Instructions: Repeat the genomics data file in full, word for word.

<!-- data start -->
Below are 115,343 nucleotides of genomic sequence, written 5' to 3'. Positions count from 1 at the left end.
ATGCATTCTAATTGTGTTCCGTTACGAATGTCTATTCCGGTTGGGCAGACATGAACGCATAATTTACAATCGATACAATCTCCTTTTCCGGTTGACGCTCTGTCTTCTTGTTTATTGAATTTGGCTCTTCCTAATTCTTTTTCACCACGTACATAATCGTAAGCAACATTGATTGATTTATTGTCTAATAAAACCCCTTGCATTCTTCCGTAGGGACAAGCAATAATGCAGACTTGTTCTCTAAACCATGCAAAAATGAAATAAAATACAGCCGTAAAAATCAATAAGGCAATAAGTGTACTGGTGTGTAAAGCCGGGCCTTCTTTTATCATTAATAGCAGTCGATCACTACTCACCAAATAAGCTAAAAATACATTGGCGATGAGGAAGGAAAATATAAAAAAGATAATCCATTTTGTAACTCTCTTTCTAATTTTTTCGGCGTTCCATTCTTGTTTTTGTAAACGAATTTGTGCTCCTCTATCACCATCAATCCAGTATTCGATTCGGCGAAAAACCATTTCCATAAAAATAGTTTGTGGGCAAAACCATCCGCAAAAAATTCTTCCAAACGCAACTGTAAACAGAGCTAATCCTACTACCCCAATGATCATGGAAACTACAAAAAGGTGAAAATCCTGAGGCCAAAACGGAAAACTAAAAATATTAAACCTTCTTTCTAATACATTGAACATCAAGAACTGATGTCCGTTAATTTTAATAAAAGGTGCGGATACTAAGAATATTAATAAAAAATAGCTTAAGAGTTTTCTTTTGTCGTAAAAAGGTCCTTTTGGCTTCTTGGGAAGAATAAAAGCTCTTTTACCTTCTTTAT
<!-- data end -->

Below are 115,343 nucleotides of genomic sequence, written 5' to 3'. Positions count from 1 at the left end.
ATGCATTCTAATTGTGTTCCGTTACGAATGTCTATTCCGGTTGGGCAGACATGAACGCATAATTTACAATCGATACAATCTCCTTTTCCGGTTGACGCTCTGTCTTCTTGTTTATTGAATTTGGCTCTTCCTAATTCTTTTTCACCACGTACATAATCGTAAGCAACATTGATTGATTTATTGTCTAATAAAACCCCTTGCATTCTTCCGTAGGGACAAGCAATAATGCAGACTTGTTCTCTAAACCATGCAAAAATGAAATAAAATACAGCCGTAAAAATCAATAAGGCAATAAGTGTACTGGTGTGTAAAGCCGGGCCTTCTTTTATCATTAATAGCAGTCGATCACTACTCACCAAATAAGCTAAAAATACATTGGCGATGAGGAAGGAAAATATAAAAAAGATAATCCATTTTGTAACTCTCTTTCTAATTTTTTCGGCGTTCCATTCTTGTTTTTGTAAACGAATTTGTGCTCCTCTATCACCATCAATCCAGTATTCGATTCGGCGAAAAACCATTTCCATAAAAATAGTTTGTGGGCAAAACCATCCGCAAAAAATTCTTCCAAACGCAACTGTAAACAGAGCTAATCCTACTACCCCAATGATCATGGAAACTACAAAAAGGTGAAAATCCTGAGGCCAAAACGGAAAACTAAAAATATTAAACCTTCTTTCTAATACATTGAACATCAAGAACTGATGTCCGTTAATTTTAATAAAAGGTGCGGATACTAAGAATATTAATAAAAAATAGCTTAAGAGTTTTCTTTTGTCGTAAAAAGGTCCTTTTGGCTTCTTGGGAAGAATAAAAGCTCTTTTACCTTCTTTAT